The first half of the session was Tom French reading Michael Longely's work with us, talking about Longley's move towards single sentence and then single line poems, the integrity of the stanza, the power of a couplet, his fondness for elegies, and found poems.  He passed out a handout so at least I had a vague idea what we were talking about. (Ha! I say 'we' - I didn't say a word.)  Somebody (a poetry PhD student) asked about the anxiety of influence that must affect Irish writers - the weight of history, the particular responsibility that nationality much bring.  Now, that got my goat, to use a rather unpoetical phrase.  I'm very edgy about essentialism, the bracketing of people according to birthplace, skin-colour, language - the idea that this ought to be your main concern as a writer.  I'm not going into a rant about it here, but surely, if you want to talk about the weight of history, there isn't a single writer or artist from any place on Earth who can say that they're free of that? And surely we're all free to ignore it or concentrate on it, or write about whatever the hell we chose? Even us Irish writers?  Tom French was very polite; I might have been a little more scathing.

After a break, we switched rooms and Longley himself took over; he chatted for an hour or so about his work, his grandchildren, his influences, his own thoughts on the issues that had been raised earlier.  He talked about compression and precision, saying that the importance of a poem doesn't depend upon its length.  He dislikes garrulity or long-windedness in poetry, and said the line ought to be an 'intricate machine', referring especially to Whitman as an example of that admirable intricacy, long though he may be.  He did a really good impression of Wallace Stevens doing a reading that had us all in stitches, like the nerds that we are.  And he finished by talking about the 'railroad excitement' of breaking the rules, of establishing an expectation and then thwarting it - but warned that you really need to know the rules first.  He insisted that every poet needs to spend special time on syntax and grammar, on the mechanics of sentences.  Every fiction writer too, I think.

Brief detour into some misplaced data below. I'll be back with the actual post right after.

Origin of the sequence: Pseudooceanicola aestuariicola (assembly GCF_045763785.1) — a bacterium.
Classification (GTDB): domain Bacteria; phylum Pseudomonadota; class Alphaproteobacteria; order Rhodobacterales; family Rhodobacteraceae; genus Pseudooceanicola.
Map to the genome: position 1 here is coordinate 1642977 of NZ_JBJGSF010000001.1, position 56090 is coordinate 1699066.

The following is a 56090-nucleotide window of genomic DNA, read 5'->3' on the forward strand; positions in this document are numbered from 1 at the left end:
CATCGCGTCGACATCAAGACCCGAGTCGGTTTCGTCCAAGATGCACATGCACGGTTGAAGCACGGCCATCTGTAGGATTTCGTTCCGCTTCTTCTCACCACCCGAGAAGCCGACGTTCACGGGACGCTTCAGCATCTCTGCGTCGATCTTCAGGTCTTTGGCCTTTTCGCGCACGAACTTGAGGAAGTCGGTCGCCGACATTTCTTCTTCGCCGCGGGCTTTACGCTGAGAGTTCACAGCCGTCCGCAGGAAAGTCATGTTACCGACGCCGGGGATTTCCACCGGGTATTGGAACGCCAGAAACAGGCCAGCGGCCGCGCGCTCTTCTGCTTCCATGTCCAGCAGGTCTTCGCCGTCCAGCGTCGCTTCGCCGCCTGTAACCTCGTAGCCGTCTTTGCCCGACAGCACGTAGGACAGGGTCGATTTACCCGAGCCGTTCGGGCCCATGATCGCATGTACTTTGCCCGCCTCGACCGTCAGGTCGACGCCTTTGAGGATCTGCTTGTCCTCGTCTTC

There was another reading this week - M.J. Hyland and Nick Laird on Thursday, preceded by a fiction workshop from Nick Laird, but I couldn't attend either as I had to work.  Well, you can't win 'em all.  

My workshop's Monday. This is a scheduled post; I may have died from worry by now, so keep an eye on the news.

4 comments:

JayTee said...

Great post! I love poetry readings because of the backstory and the talking between poems. I also 100% agree with you on the essentialism thing. Well said. You seem to be taking full advantage of your program!

Valerie O'Riordan said...

Thanks JayTee! I'm bloody tired though! :-)

kim mcgowan said...

Man! You know a lot of shit already... Did you do English as a first degree too?
(verification word today is reentre, I'm sure there's something sinister and knowing about those things).

Valerie O'Riordan said...

I did - English lit with a minor in philosophy. It helps! Though all the 'just graduated yesterday' guys in my class have the edge on me in the memory stakes; I'm used to the work mentality of 'forget it all once you walk out the door'. Copious note-taking is my technique...

Word verification is the internet making garbled jokes about us.